Hickory Nuts - Harvesting and Use



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Hickory Nuts


Hickory nuts are one of the most commonly collected of wild nuts. Hickories grow in upland hardwood forests, sometimes in pure stands. They generally produce in a 3 year cycle, in which one year will be a very heavy crop, the next year a light to moderate crop, and the third year, there will be practically none at all.




The nut meats (the part of the nut that you eat) have a mild pleasant taste. They are dense in nutrients and contain healthy oils and antioxidants.


Shellbark Hickory Nuts




There are several members of the hickory family, and many of them produce very tasty edible nuts. The Audubon Society Field Guide to North American Trees lists ten different varieties. The most common here in Southern Indiana are the Shagbark and Shellbark.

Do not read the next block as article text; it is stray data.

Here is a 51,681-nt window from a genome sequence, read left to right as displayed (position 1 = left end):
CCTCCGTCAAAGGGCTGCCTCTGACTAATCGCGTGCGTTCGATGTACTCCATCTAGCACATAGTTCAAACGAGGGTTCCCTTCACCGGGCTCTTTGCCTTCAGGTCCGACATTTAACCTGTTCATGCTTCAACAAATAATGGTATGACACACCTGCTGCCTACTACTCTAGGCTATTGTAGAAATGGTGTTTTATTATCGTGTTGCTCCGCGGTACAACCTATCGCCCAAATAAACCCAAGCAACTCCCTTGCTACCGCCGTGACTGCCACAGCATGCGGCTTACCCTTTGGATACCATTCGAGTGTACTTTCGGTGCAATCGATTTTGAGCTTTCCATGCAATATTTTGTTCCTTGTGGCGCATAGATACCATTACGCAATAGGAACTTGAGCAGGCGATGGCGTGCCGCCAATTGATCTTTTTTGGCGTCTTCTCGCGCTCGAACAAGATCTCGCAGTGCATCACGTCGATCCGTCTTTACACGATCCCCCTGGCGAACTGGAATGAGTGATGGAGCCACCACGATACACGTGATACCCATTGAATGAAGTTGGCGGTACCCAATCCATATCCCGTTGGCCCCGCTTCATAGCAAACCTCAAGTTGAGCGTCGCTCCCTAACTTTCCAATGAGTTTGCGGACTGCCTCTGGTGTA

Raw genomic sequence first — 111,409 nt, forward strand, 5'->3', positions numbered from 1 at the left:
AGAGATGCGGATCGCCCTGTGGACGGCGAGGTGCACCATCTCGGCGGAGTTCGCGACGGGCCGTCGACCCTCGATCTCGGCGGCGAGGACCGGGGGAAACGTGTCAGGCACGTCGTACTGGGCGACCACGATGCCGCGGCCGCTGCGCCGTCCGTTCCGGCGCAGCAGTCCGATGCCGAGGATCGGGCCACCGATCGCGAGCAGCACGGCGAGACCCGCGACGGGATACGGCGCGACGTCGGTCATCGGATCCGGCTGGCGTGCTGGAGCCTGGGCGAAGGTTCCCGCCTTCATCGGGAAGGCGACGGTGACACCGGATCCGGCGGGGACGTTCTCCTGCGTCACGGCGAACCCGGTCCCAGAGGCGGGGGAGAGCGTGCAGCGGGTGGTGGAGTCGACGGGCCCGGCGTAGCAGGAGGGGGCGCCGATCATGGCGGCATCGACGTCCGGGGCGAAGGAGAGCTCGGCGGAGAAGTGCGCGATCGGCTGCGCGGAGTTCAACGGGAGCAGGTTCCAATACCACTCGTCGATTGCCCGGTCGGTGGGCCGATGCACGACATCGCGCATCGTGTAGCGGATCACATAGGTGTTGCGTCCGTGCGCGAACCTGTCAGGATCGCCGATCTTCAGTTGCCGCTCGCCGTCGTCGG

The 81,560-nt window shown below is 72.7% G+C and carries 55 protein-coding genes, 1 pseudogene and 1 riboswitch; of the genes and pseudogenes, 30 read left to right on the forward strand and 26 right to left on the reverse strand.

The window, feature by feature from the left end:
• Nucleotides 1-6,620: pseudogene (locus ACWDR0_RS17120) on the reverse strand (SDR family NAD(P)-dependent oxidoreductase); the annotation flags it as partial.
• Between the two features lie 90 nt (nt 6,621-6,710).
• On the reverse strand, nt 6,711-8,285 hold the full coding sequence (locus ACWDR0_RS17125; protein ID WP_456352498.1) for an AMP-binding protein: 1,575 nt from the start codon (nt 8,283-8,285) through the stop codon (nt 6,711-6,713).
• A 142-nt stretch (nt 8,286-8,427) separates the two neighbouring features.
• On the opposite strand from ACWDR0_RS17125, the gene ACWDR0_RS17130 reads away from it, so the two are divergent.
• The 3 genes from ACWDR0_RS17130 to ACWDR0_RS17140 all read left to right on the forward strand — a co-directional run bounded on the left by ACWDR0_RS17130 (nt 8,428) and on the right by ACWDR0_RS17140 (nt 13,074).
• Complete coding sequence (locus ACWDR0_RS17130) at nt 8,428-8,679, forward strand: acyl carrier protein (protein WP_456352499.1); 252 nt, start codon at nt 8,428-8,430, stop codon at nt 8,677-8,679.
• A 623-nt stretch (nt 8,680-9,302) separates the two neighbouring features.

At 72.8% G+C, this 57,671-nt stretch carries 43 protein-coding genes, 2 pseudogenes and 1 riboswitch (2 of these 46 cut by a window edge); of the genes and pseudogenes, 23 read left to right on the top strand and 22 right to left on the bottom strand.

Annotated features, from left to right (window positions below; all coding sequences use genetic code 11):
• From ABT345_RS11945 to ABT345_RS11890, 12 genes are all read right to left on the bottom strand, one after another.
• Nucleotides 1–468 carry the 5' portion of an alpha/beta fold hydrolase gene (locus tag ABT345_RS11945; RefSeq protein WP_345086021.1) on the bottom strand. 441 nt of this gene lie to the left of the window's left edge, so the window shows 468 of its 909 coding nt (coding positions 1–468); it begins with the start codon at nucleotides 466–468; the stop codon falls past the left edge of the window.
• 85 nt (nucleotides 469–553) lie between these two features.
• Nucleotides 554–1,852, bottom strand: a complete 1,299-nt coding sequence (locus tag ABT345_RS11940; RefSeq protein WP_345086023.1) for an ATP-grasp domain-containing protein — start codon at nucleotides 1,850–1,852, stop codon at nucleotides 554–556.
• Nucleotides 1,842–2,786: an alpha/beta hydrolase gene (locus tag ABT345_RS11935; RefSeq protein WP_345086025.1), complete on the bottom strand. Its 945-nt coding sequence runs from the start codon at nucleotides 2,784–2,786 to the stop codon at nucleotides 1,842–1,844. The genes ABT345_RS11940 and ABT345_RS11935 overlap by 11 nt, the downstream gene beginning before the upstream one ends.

Pignut hickory nuts



There are a couple of types that are very bitter and unpalatable. Bitternut and Pignut varieties fall into this category. These kinds always seem so tempting to eat because of their papery thin shells. Thin enough that you can crack them in your hands.



Thin shelled pignut hickory




I always thought that if someone could cross a shellbark (one of the largest, and best tasting varieties) with a pignut, and get the best traits of both trees (a large thin shelled, good tasting nut), they would have a marketable nut that would rival the pecan in commercial value.



Hickory Nuts - When to Collect

Hickory nut still in the tree





Hickory nuts ripen in late summer or early fall. When the green husks begin to turn dark brown and split open, the nuts will begin to fall.




Hickory Nut still in it's husk





If you happen to be under a big hickory tree during this time and a breeze starts to blow, you're likely to get thumped in the head by a falling nut! Collect them as soon as they start falling and break off any remaining husks.






Be on the lookout for small round 1/8" holes in the nuts. Nut weevils lay their eggs in immature nuts in the summer, and the hole is where the grub chewed it's way out. There won't be anything worthwhile left inside any nuts with these holes in them - except maybe another grub. Throw them far away, so you won't pick them up again later.